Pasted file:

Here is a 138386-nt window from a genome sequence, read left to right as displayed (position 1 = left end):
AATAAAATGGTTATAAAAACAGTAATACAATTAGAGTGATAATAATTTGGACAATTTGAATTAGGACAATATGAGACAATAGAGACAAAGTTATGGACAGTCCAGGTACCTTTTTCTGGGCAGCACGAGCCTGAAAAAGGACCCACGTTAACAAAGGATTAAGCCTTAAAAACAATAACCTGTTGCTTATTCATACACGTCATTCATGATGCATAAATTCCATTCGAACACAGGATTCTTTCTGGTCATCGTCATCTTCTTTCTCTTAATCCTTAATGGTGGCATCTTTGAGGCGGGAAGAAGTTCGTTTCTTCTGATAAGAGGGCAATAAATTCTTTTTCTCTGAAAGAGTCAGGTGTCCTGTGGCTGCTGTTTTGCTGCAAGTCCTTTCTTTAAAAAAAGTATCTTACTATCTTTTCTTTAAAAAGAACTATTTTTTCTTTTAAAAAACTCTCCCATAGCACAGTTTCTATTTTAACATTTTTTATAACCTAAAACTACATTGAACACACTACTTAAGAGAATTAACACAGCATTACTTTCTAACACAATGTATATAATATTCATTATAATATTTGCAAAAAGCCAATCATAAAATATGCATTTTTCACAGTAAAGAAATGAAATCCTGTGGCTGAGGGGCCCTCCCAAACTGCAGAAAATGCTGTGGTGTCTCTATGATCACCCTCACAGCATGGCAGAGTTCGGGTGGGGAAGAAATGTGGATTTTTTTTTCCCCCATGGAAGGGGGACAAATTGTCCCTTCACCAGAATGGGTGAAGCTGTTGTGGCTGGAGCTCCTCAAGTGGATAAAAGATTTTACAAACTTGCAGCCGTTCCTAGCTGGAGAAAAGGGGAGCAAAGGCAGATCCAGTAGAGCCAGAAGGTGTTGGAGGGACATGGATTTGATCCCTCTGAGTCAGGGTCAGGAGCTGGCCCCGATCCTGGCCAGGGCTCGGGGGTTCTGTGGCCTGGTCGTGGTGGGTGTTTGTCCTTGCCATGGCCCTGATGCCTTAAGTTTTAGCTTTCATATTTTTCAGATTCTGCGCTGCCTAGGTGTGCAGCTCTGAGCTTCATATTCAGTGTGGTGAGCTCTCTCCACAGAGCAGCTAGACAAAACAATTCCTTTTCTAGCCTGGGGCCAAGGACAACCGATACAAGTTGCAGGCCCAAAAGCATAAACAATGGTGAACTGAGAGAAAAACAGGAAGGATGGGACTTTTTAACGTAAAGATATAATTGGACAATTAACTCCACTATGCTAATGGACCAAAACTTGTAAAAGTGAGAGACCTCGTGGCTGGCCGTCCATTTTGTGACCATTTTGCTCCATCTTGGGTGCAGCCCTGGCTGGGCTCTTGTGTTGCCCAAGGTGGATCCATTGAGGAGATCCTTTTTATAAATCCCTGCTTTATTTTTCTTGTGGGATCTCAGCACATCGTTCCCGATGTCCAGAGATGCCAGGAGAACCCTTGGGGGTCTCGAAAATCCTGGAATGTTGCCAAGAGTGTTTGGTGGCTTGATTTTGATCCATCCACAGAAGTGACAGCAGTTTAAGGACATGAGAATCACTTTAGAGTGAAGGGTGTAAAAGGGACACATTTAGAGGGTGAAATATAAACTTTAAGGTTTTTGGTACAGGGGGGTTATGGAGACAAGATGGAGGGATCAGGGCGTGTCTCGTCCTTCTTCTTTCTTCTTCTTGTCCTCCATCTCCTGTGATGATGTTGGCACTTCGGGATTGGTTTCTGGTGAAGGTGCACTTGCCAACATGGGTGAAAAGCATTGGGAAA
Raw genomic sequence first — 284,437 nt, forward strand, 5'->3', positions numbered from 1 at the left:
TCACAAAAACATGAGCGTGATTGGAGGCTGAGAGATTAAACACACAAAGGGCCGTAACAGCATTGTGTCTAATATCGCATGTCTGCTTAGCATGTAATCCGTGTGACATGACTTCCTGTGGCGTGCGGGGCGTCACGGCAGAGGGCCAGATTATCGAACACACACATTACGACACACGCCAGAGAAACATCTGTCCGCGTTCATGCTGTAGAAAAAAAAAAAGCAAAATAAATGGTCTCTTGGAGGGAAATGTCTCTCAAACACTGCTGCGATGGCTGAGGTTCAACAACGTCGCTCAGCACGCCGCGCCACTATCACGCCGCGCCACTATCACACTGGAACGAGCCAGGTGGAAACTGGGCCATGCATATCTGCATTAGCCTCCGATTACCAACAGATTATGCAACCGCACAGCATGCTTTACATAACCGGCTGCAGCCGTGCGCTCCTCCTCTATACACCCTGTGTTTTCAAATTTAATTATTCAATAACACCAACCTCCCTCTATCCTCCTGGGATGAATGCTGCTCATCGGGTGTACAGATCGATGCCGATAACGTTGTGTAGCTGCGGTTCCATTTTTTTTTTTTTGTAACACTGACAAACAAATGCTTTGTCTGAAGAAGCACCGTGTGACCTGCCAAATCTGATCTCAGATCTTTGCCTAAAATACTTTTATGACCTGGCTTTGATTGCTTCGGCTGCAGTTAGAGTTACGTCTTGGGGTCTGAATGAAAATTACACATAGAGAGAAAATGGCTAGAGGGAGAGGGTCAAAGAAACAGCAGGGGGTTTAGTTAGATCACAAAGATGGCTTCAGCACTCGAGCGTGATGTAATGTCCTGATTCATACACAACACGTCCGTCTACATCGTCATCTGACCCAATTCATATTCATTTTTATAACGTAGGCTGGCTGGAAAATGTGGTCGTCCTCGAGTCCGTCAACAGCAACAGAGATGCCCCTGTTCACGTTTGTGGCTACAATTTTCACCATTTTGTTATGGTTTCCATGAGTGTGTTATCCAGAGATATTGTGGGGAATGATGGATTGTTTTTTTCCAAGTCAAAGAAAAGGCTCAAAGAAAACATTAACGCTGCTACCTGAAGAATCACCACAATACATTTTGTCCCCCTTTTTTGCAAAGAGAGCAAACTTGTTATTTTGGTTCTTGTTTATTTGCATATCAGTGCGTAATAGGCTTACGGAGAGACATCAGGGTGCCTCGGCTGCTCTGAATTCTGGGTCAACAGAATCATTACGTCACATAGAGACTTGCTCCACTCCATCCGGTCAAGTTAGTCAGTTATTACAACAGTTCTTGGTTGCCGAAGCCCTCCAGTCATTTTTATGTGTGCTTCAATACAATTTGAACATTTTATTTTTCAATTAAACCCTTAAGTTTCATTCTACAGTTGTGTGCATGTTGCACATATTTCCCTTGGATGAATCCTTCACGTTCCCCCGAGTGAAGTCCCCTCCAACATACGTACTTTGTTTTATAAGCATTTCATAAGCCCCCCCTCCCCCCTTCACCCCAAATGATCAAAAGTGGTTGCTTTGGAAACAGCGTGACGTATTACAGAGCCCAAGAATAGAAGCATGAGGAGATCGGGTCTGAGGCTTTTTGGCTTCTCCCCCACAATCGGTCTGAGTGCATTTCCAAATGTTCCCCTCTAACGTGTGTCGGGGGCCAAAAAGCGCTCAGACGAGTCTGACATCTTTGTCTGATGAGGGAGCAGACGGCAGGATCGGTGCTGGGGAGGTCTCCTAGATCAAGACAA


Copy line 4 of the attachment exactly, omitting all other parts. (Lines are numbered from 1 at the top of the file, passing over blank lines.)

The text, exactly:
TCACAAAAACATGAGCGTGATTGGAGGCTGAGAGATTAAACACACAAAGGGCCGTAACAGCATTGTGTCTAATATCGCATGTCTGCTTAGCATGTAATCCGTGTGACATGACTTCCTGTGGCGTGCGGGGCGTCACGGCAGAGGGCCAGATTATCGAACACACACATTACGACACACGCCAGAGAAACATCTGTCCGCGTTCATGCTGTAGAAAAAAAAAAAGCAAAATAAATGGTCTCTTGGAGGGAAATGTCTCTCAAACACTGCTGCGATGGCTGAGGTTCAACAACGTCGCTCAGCACGCCGCGCCACTATCACGCCGCGCCACTATCACACTGGAACGAGCCAGGTGGAAACTGGGCCATGCATATCTGCATTAGCCTCCGATTACCAACAGATTATGCAACCGCACAGCATGCTTTACATAACCGGCTGCAGCCGTGCGCTCCTCCTCTATACACCCTGTGTTTTCAAATTTAATTATTCAATAACACCAACCTCCCTCTATCCTCCTGGGATGAATGCTGCTCATCGGGTGTACAGATCGATGCCGATAACGTTGTGTAGCTGCGGTTCCATTTTTTTTTTTTTGTAACACTGACAAACAAATGCTTTGTCTGAAGAAGCACCGTGTGACCTGCCAAATCTGATCTCAGATCTTTGCCTAAAATACTTTTATGACCTGGCTTTGATTGCTTCGGCTGCAGTTAGAGTTACGTCTTGGGGTCTGAATGAAAATTACACATAGAGAGAAAATGGCTAGAGGGAGAGGGTCAAAGAAACAGCAGGGGGTTTAGTTAGATCACAAAGATGGCTTCAGCACTCGAGCGTGATGTAATGTCCTGATTCATACACAACACGTCCGTCTACATCGTCATCTGACCCAATTCATATTCATTTTTATAACGTAGGCTGGCTGGAAAATGTGGTCGTCCTCGAGTCCGTCAACAGCAACAGAGATGCCCCTGTTCACGTTTGTGGCTACAATTTTCACCATTTTGTTATGGTTTCCATGAGTGTGTTATCCAGAGATATTGTGGGGAATGATGGATTGTTTTTTTCCAAGTCAAAGAAAAGGCTCAAAGAAAACATTAACGCTGCTACCTGAAGAATCACCACAATACATTTTGTCCCCCTTTTTTGCAAAGAGAGCAAACTTGTTATTTTGGTTCTTGTTTATTTGCATATCAGTGCGTAATAGGCTTACGGAGAGACATCAGGGTGCCTCGGCTGCTCTGAATTCTGGGTCAACAGAATCATTACGTCACATAGAGACTTGCTCCACTCCATCCGGTCAAGTTAGTCAGTTATTACAACAGTTCTTGGTTGCCGAAGCCCTCCAGTCATTTTTATGTGTGCTTCAATACAATTTGAACATTTTATTTTTCAATTAAACCCTTAAGTTTCATTCTACAGTTGTGTGCATGTTGCACATATTTCCCTTGGATGAATCCTTCACGTTCCCCCGAGTGAAGTCCCCTCCAACATACGTACTTTGTTTTATAAGCATTTCATAAGCCCCCCCTCCCCCCTTCACCCCAAATGATCAAAAGTGGTTGCTTTGGAAACAGCGTGACGTATTACAGAGCCCAAGAATAGAAGCATGAGGAGATCGGGTCTGAGGCTTTTTGGCTTCTCCCCCACAATCGGTCTGAGTGCATTTCCAAATGTTCCCCTCTAACGTGTGTCGGGGGCCAAAAAGCGCTCAGACGAGTCTGACATCTTTGTCTGATGAGGGAGCAGACGGCAGGATCGGTGCTGGGGAGGTCTCCTAGATCAAGACAA